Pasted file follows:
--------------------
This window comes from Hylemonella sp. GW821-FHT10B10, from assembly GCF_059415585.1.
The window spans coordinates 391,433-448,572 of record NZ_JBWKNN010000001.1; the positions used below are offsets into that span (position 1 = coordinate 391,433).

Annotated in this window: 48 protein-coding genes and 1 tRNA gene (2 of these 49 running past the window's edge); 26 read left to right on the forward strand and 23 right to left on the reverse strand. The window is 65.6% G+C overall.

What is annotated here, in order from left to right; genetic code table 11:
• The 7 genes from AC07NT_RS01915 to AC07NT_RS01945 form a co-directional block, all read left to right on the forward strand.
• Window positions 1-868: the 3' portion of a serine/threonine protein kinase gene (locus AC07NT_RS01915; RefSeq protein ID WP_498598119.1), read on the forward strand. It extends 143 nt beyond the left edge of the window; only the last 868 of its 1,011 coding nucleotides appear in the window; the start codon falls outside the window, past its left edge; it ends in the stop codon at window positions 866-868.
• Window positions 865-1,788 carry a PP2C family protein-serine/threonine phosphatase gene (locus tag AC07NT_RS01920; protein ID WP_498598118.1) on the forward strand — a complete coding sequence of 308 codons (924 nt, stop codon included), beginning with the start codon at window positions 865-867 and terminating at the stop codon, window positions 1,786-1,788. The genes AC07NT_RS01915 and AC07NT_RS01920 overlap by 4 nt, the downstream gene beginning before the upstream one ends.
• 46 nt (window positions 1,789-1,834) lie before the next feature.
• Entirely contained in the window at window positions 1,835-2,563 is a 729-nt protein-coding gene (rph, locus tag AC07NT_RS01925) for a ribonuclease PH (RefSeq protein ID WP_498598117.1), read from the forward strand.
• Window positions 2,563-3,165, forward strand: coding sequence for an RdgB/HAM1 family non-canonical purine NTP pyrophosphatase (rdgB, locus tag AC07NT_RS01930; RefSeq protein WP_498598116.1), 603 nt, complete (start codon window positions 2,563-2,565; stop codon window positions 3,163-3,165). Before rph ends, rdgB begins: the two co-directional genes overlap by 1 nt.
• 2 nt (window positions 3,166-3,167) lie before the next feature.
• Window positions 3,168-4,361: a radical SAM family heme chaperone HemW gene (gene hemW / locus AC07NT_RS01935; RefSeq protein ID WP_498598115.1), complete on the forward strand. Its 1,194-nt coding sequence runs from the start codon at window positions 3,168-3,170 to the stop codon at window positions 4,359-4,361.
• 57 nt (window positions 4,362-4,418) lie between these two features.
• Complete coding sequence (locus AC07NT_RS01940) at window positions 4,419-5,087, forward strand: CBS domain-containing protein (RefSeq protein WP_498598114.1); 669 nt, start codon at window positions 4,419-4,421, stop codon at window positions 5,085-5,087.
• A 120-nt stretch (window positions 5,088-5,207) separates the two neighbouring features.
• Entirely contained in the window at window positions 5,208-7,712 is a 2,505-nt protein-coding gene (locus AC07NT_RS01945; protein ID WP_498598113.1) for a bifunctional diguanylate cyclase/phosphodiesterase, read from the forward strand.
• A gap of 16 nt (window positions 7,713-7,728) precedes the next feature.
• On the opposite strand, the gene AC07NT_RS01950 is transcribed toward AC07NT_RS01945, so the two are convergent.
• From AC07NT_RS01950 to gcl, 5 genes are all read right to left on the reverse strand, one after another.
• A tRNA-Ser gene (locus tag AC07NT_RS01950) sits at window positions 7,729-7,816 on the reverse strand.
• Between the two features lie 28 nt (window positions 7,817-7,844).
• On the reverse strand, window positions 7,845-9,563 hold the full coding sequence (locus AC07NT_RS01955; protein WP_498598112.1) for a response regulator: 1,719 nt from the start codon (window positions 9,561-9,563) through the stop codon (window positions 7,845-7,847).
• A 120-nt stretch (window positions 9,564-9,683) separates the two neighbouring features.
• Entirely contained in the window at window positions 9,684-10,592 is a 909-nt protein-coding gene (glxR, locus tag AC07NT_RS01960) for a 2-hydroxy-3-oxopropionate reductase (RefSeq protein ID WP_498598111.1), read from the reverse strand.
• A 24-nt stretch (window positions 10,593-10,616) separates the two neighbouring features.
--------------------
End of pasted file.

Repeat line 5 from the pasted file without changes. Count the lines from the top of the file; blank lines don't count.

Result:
• The 7 genes from AC07NT_RS01915 to AC07NT_RS01945 form a co-directional block, all read left to right on the forward strand.